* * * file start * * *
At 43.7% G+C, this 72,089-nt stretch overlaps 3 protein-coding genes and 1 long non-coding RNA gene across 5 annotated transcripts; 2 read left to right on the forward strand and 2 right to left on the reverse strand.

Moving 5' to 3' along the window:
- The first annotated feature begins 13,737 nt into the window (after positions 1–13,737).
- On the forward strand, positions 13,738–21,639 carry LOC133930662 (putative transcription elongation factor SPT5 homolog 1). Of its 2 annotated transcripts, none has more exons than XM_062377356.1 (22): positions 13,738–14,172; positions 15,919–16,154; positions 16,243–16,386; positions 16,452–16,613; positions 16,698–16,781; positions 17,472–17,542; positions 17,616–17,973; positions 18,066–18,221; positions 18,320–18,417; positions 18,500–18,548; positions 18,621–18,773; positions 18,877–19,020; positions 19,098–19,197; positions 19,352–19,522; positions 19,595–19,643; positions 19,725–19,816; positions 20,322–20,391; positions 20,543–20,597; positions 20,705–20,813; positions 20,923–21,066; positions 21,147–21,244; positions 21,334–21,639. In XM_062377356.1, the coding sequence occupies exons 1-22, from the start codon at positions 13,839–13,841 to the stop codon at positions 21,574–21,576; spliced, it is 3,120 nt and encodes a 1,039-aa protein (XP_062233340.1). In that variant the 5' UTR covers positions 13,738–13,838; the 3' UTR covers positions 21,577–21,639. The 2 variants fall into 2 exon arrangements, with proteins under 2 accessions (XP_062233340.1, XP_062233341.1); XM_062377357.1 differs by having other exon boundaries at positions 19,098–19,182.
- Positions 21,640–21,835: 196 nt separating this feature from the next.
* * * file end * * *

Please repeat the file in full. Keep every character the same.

At 43.7% G+C, this 72,089-nt stretch overlaps 3 protein-coding genes and 1 long non-coding RNA gene across 5 annotated transcripts; 2 read left to right on the forward strand and 2 right to left on the reverse strand.

Moving 5' to 3' along the window:
- The first annotated feature begins 13,737 nt into the window (after positions 1–13,737).
- On the forward strand, positions 13,738–21,639 carry LOC133930662 (putative transcription elongation factor SPT5 homolog 1). Of its 2 annotated transcripts, none has more exons than XM_062377356.1 (22): positions 13,738–14,172; positions 15,919–16,154; positions 16,243–16,386; positions 16,452–16,613; positions 16,698–16,781; positions 17,472–17,542; positions 17,616–17,973; positions 18,066–18,221; positions 18,320–18,417; positions 18,500–18,548; positions 18,621–18,773; positions 18,877–19,020; positions 19,098–19,197; positions 19,352–19,522; positions 19,595–19,643; positions 19,725–19,816; positions 20,322–20,391; positions 20,543–20,597; positions 20,705–20,813; positions 20,923–21,066; positions 21,147–21,244; positions 21,334–21,639. In XM_062377356.1, the coding sequence occupies exons 1-22, from the start codon at positions 13,839–13,841 to the stop codon at positions 21,574–21,576; spliced, it is 3,120 nt and encodes a 1,039-aa protein (XP_062233340.1). In that variant the 5' UTR covers positions 13,738–13,838; the 3' UTR covers positions 21,577–21,639. The 2 variants fall into 2 exon arrangements, with proteins under 2 accessions (XP_062233340.1, XP_062233341.1); XM_062377357.1 differs by having other exon boundaries at positions 19,098–19,182.
- Positions 21,640–21,835: 196 nt separating this feature from the next.